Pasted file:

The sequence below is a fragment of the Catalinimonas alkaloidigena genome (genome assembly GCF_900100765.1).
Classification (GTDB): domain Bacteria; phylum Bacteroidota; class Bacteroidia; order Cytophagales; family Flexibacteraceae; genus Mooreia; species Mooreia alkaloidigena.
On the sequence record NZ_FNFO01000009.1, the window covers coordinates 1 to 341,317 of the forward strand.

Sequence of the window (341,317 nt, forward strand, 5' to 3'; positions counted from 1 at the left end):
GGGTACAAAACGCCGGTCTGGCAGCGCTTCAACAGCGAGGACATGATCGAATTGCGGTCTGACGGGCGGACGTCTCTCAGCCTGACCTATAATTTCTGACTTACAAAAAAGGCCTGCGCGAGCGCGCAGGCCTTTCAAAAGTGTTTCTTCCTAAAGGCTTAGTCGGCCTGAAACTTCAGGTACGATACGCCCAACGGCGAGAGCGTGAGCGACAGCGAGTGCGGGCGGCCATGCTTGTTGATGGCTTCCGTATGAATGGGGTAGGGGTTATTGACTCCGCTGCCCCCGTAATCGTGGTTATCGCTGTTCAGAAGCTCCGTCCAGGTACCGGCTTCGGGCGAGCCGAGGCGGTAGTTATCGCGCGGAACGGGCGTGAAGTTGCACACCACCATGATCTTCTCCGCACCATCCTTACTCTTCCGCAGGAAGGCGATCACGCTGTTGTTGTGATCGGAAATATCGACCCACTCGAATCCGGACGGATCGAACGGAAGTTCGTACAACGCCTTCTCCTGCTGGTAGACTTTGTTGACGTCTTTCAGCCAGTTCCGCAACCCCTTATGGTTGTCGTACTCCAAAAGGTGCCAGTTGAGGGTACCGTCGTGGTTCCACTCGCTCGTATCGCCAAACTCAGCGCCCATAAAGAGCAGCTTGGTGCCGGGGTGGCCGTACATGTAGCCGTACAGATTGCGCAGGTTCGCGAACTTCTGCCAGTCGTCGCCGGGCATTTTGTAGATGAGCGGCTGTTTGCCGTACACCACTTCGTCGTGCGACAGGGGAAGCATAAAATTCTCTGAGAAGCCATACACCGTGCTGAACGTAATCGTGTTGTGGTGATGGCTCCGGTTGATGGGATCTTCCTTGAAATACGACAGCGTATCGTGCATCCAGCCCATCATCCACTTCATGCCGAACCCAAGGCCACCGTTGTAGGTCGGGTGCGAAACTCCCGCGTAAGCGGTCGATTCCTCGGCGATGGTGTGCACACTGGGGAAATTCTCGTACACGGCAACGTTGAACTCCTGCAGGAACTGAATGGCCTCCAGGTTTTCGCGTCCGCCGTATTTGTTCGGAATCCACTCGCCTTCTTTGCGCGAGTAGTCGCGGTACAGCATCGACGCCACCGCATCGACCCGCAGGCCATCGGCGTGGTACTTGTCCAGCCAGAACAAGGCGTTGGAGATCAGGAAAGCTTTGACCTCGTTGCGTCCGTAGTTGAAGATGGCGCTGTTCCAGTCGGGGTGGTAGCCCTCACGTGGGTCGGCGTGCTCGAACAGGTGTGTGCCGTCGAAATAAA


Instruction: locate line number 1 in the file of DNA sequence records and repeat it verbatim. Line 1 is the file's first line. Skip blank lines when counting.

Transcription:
The sequence below is a fragment of the Catalinimonas alkaloidigena genome (genome assembly GCF_900100765.1).